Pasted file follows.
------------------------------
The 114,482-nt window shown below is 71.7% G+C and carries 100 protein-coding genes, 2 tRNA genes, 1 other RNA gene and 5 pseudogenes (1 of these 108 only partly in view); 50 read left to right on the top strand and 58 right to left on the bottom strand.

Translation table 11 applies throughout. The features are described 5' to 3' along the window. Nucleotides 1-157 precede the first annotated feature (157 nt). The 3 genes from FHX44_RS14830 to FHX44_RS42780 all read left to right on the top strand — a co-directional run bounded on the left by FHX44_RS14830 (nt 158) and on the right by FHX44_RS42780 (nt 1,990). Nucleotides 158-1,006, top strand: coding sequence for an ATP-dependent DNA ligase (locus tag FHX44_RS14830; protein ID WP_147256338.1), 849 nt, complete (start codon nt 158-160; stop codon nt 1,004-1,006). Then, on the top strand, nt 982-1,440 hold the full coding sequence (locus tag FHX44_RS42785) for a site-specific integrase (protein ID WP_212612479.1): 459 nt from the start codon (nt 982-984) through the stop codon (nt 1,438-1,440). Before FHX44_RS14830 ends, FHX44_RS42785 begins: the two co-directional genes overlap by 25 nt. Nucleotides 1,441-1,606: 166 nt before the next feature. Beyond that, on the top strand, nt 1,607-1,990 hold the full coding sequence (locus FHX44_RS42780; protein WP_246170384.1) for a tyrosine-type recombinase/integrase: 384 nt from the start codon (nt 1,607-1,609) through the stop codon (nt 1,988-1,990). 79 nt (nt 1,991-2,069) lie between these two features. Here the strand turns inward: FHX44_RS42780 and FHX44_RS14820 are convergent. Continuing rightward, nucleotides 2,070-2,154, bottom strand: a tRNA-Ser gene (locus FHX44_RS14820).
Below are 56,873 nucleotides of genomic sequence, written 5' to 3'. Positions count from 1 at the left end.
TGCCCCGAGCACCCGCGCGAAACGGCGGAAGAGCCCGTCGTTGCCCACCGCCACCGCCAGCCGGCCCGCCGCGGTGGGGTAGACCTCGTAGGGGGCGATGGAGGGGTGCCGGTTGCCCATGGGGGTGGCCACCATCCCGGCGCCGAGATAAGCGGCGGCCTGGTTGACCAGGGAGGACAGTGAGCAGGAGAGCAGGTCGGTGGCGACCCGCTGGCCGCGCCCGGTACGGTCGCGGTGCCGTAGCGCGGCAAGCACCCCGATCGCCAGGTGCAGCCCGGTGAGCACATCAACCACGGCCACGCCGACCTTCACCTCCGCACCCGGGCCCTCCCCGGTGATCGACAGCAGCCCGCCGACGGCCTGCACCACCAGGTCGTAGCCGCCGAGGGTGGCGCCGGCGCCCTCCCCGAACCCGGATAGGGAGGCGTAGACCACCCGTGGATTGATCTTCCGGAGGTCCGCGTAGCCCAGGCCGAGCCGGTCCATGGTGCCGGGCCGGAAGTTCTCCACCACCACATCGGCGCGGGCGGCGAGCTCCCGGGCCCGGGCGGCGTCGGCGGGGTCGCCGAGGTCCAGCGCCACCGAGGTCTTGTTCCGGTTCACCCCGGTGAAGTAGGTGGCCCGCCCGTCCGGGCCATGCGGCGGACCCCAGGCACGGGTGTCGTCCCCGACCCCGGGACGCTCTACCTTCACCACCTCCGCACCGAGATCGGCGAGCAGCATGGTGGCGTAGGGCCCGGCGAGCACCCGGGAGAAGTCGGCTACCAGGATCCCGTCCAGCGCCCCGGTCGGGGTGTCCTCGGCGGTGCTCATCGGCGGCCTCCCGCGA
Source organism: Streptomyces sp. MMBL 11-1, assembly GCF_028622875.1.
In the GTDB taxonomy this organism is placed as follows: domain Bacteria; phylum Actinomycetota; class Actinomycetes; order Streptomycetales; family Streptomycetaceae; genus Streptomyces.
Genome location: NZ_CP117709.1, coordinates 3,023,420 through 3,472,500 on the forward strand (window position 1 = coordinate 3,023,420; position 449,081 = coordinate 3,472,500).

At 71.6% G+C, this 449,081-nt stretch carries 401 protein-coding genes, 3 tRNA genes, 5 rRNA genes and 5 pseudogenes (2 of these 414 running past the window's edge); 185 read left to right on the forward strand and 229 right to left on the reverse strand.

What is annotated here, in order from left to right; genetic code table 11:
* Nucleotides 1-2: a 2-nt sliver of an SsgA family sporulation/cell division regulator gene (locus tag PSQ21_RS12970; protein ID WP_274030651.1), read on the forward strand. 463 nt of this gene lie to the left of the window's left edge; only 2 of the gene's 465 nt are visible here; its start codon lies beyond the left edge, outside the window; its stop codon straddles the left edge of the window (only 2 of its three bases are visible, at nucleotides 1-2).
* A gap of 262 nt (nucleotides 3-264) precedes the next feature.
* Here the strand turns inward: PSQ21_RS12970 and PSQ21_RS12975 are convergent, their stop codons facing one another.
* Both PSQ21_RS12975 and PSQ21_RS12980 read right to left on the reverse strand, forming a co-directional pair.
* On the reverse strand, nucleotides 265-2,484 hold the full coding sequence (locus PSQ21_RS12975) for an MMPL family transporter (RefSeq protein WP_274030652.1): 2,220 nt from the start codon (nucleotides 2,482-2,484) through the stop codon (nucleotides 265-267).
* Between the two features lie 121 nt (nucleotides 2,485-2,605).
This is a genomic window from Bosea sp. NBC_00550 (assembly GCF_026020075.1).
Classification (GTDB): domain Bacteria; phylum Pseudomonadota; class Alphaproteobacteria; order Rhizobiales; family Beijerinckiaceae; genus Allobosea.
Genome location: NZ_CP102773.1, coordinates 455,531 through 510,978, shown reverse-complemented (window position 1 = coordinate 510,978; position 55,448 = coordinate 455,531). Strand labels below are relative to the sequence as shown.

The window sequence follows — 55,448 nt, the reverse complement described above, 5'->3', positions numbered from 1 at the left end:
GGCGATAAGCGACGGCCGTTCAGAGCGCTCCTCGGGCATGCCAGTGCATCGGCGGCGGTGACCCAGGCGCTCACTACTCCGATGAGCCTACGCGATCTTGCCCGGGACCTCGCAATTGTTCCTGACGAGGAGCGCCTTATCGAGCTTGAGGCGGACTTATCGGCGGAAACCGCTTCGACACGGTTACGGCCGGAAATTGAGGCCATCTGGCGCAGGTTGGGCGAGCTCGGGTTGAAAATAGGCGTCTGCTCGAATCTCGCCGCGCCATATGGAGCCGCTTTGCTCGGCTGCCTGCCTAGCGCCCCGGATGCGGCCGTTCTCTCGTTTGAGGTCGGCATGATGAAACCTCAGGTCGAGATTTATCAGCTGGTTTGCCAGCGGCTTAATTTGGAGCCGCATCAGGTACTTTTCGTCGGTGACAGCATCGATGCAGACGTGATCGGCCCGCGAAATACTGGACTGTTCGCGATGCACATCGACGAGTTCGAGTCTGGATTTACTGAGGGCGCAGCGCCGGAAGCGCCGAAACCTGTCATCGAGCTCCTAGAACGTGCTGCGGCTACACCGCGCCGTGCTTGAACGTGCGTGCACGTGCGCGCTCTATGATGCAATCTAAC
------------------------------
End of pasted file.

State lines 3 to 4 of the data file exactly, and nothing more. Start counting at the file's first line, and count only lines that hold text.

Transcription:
Below are 56,873 nucleotides of genomic sequence, written 5' to 3'. Positions count from 1 at the left end.
TGCCCCGAGCACCCGCGCGAAACGGCGGAAGAGCCCGTCGTTGCCCACCGCCACCGCCAGCCGGCCCGCCGCGGTGGGGTAGACCTCGTAGGGGGCGATGGAGGGGTGCCGGTTGCCCATGGGGGTGGCCACCATCCCGGCGCCGAGATAAGCGGCGGCCTGGTTGACCAGGGAGGACAGTGAGCAGGAGAGCAGGTCGGTGGCGACCCGCTGGCCGCGCCCGGTACGGTCGCGGTGCCGTAGCGCGGCAAGCACCCCGATCGCCAGGTGCAGCCCGGTGAGCACATCAACCACGGCCACGCCGACCTTCACCTCCGCACCCGGGCCCTCCCCGGTGATCGACAGCAGCCCGCCGACGGCCTGCACCACCAGGTCGTAGCCGCCGAGGGTGGCGCCGGCGCCCTCCCCGAACCCGGATAGGGAGGCGTAGACCACCCGTGGATTGATCTTCCGGAGGTCCGCGTAGCCCAGGCCGAGCCGGTCCATGGTGCCGGGCCGGAAGTTCTCCACCACCACATCGGCGCGGGCGGCGAGCTCCCGGGCCCGGGCGGCGTCGGCGGGGTCGCCGAGGTCCAGCGCCACCGAGGTCTTGTTCCGGTTCACCCCGGTGAAGTAGGTGGCCCGCCCGTCCGGGCCATGCGGCGGACCCCAGGCACGGGTGTCGTCCCCGACCCCGGGACGCTCTACCTTCACCACCTCCGCACCGAGATCGGCGAGCAGCATGGTGGCGTAGGGCCCGGCGAGCACCCGGGAGAAGTCGGCTACCAGGATCCCGTCCAGCGCCCCGGTCGGGGTGTCCTCGGCGGTGCTCATCGGCGGCCTCCCGCGA